Heinz was the right man at the right time in the role he played during those now mythical meetings known as the Macy cybernetics gatherings, as he amusingly relates in the interview. These meetings and their participants (most centrally Warren McCulloch, Norbert Wiener, John von Neumann) must be seen as the cradle and birthplace of most of what we know today as computer science and AI, complex systems theories, artificial life, and cognitive science. Yet this amazing story has been told only haltingly. In the case of cognitive science, for instance, the well-known account by Howard Gardner makes it seem as if the computationalist option established in the 1960s was born like a deus ex machina. Worse still is Mitchell Waldrop's account, in which complexity is claimed to be born bright and ready to walk from the magical fields of Santa Fe. Well, the reader be warned: such lack of historical perspective and philosophical depth is paid with a heavy price in science, and the above-mentioned disciplines should take stock. Steve Heims's recent book about the cybernetics group attempts to redress the balance somewhat from the perspective of the social critic. Luckily, the recent book by Jean-Pierre Dupuy finally raises the standard by providing us for the first time with an in-depth reading of the Macy transcripts in light of the modern controversies in cognitive issues, social studies, and complex systems.1
Being the editor of and an active participant in that unique founding event would be enough to make Heinz a memorable figure. But lest we reduce his role to a historical point, the reader should be aware that over the many years when he directed the Biological Computer Laboratory at the University of Illinois at Urbana-Champaign (1960-1975) Heinz was directly or indirectly a creative contributor to some key ideas that have stayed for good. Perhaps the most famous one is that the role of noise in a complex system might well lead to further organization, in a paradoxical effect Heinz dubbed the order-from-noise principle. More recently, students of self-organization have repeatedly developed this idea in what is now known as "stochastic resonance." Another important advance was to notice the key role that fixed points or "eigen-behaviors" play in the explanation of cognitive phenomena and complex behavior. More broadly, Heinz von Foerster is the real architect of what can be called second-order cybernetics, which deals with the pervasive role of self-reference in all these domains, including the inevitable second-order observation of the observer. The reader who wishes to trace these ideas in more detail than I can provide here should read Observing Systems, a collection of his papers published a few years ago.2 An edition of the complete papers of Heinz von Foerster still awaits.
As Franchi brings up in the Interview, shortly after 1975, when Heinz left the Biological Computer Laboratory at University of Illinois, the wind of funding blew heavily in the direction of a very dogmatic form of cognitive science and classical AI, or what Daniel Dennett has called "High-Church computationalism." Almost all forms of studies of complex systems were put aside as transdisciplinary noise. Only the 1980s brought a new wind of discovery for American researchers, in the form of the connectionist schools and what is now called complex systems research, as well as non-computational strategies in cognitive science, including a style of robotics already practiced at BCL a decade before. That young scientists ignore some major European roots of the history of the concepts on which they stand is sad, but understandable, given the intellectual scope that tends to dominate American science. But that a major US institution such as the BCL, which was active until 1975, has been royally ignored in every account of modern day popular and academic texts is taking this parochialism to an extreme. I am thus not surprised that when Franchi arrived at Illinois in 1985 nobody had any idea of what BCL was; that has been my consistent experience since then. Luckily, history has its own way of settling scores with trendy writing, and the role of Heinz von Forster's BCL as an absolutely remarkable and pioneering scientific center will be given its place, alongside the central place slowly being claimed by the preceding wave of the early cybernetics group and the Macy Meetings.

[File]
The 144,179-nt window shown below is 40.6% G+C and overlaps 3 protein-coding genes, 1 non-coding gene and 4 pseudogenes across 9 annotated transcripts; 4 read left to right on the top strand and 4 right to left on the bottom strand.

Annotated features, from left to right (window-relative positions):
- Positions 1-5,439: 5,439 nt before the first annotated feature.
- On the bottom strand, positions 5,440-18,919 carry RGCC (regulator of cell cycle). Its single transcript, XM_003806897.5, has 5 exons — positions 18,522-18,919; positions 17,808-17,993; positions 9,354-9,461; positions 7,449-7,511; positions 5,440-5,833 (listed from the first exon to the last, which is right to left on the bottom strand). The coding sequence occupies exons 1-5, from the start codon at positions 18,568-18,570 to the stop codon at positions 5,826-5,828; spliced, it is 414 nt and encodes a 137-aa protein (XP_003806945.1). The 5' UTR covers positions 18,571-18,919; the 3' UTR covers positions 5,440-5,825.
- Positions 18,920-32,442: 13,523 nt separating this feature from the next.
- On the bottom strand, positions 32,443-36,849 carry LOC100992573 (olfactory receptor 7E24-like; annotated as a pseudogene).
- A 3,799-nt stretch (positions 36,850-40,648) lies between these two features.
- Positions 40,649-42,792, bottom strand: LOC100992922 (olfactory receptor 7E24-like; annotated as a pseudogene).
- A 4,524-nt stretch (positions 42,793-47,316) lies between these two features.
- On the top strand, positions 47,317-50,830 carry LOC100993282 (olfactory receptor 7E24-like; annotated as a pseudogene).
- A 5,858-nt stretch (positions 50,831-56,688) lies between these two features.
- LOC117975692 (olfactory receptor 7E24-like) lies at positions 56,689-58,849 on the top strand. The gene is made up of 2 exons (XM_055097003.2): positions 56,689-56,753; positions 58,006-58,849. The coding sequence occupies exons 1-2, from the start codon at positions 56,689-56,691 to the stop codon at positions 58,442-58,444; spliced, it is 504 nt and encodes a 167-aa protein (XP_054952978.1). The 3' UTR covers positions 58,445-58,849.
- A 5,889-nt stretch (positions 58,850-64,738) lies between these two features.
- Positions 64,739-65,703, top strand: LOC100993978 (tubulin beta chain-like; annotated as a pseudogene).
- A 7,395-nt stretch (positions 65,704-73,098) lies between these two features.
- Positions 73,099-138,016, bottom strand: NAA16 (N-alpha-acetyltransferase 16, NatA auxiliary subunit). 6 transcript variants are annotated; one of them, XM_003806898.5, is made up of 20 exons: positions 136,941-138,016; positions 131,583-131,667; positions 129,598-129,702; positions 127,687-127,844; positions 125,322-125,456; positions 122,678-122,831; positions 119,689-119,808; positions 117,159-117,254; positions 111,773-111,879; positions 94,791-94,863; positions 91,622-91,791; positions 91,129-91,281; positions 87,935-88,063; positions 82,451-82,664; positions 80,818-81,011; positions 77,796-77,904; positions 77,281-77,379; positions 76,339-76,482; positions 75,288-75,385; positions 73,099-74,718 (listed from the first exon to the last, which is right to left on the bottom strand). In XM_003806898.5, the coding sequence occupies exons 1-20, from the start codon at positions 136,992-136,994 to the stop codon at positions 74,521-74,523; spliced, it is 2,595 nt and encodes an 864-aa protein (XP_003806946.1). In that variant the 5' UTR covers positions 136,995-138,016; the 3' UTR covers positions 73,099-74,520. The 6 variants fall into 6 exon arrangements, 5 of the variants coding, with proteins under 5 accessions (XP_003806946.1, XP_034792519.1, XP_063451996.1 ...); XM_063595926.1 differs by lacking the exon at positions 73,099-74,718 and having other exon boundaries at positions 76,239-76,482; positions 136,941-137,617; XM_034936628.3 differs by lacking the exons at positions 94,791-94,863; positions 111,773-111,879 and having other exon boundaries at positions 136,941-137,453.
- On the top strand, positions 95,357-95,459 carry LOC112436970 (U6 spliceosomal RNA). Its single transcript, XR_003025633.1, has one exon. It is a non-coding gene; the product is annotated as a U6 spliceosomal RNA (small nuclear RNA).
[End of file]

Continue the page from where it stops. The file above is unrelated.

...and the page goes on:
After returning to Chile in 1970, we developed with Maturana the notion of autopoiesis, and the first paper published on it owes a tremendous amount to Heinz's comments and corrections during a long stay in Chile during June-August 1973, when the rumblings of civil war were only too evident.3 Heinz was perhaps the first who recognized immediately the interest of this idea at a time when almost everyone else wanted us to drop such idle speculations. A similar experience was to be repeated in 1974 when Heinz was again instrumental in making my calculus of self-reference quickly accepted and disseminated, when I was stranded in Costa Rica after escaping Pinochet's Chile.4
Since then and until today Heinz has been an untiring ear and friendly advisor. His ethical and human qualities are impeccable, and they have been a source of much needed inspiration. Thus, this is the right place for me to restate all my enormous debt towards him. Without his influence and his presence for the last 30 years, my life would have lacked a deep, joyous, and nourishing dimension. I call him Heinz the Great.
2 Heinz von Foerster, Observing Systems: Selected Papers of Heinz von Foerster (Seaside, CA: Intersystems Publications, 1981).
3 Francisco Varela, Humberto Maturana and Ricardo Uribe, "Autopoiesis: The Organization of Living Systems, Its Characterization and a Model," Biosystems, 5 (1974) 187-196.
4 Francisco Varela, "A Calculus for Self-reference," International Journal of General Systems, 2 (1975) 5-24.